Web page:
“To make sure your dog doesn’t put on weight, think about reducing his daily feed accordingly. If you spend the extra time you have with your pet now, you’ll have a better bond and a well-behaved dog.”
Star of the week
VINNIE the Rottweiler has been busy since lockdown began.
His owner Sam Hardaker, 24, from Scarborough, North Yorks, is a team leader at supported living for adults with learning disabilities.
Sam decided to ramp up the pup’s training and though Vinnie had already nailed the basics, in recent weeks he has learned to play dead, roll over, and “sing” on command.
Sam says: “Vinnie is a clever boy and being at home was the perfect opportunity to teach him new commands.
“It’s keeping him mentally stimulated and given me something to do. Having him around always brightens my day and working to achieve more goals has made our bond even stronger.”
Our pet vet answers your questions
Sean McCormack, head vet at the tailored food firm tails.com
Karen Tully, 33, from Teddington, South West London, has a little pug called Kiki. Her dog was always a little bit too excited when her partner Craig Hughes, 33, came over to visit before lockdown.
Q) Kiki loves visitors but she would go mad when she knews that my boyfriend was at the door. We always joke that she has a crush on him. Is that possible?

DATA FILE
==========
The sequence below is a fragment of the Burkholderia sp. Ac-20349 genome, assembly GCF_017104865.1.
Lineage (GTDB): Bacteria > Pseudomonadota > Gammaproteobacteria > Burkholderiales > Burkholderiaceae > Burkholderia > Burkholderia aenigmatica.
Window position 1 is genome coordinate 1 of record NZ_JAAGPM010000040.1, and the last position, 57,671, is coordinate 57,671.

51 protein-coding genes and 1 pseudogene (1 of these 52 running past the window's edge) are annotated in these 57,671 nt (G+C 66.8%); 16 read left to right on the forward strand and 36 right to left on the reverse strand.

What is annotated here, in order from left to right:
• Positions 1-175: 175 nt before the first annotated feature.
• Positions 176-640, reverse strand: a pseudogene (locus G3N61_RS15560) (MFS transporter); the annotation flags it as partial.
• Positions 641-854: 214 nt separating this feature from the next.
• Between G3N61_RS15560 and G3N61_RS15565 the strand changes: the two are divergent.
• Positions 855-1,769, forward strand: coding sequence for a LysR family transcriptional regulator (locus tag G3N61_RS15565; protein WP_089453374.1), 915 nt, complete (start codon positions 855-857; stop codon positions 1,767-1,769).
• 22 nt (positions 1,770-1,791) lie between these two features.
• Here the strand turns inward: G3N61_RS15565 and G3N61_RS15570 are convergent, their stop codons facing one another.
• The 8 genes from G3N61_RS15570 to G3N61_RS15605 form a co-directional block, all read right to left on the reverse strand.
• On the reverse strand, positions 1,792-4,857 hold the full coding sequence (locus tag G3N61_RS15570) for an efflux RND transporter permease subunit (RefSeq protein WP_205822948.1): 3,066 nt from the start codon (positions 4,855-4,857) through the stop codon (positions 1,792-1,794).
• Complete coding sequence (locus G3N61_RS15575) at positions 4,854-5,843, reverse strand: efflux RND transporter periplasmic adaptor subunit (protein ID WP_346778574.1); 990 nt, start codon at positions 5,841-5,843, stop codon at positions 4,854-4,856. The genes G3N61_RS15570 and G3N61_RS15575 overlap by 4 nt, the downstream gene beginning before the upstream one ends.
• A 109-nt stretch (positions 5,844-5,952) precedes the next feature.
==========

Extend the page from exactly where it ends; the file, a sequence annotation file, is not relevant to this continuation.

A) Dogs will have individual relationship types with everyone they regularly interact with. Maybe Kiki loves the attention Craig gives her, or maybe she finds his presence in the household reassuring or comforting.
It might be a feeling your little pack is more secure with three watching out for each other rather than just two. Maybe she even likes you better in how you act towards her and Craig when he’s around.
Joan Fordyce, 60, from Forfar, Angus, has a six-year-old cat called Rosie who has been excessively grooming herself since she was on antibiotics after developing a sore on her tummy.
Q) Why is my cat grooming excessively as her lower tummy is down to bare skin and she’s also doing it to her hind legs? How can I help, before she starts on other parts of her body?
A) Over-grooming is a classic sign of stress, but you need to rule out other causes such as skin problems and fleas. The first step is to identify what might be causing Rosie stress.
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Is there another cat coming into your garden, intimidating her through the window? Sounds funny, but cats are really threatening to one another, just with eye contact. Has anything in your household changed?
You could try a plug-in pheromone diffuser such as Feliway, which can promote calmness. Competition for resources can be stressful.
Make sure you have a litter tray for each of your cats, plenty of toys, hiding, resting and feeding areas to choose from so they can have alone time too.
Win: Casper dog bed
DOES your dog need a new bed? We have three grey Casper beds up for grabs (worth up to £210) to give your pet the comfiest night’s sleep. See casper.com.
For a chance to win, send an email with SLEEP as the subject to firstname.lastname@example.org, with the size you need (small to large). T&Cs apply.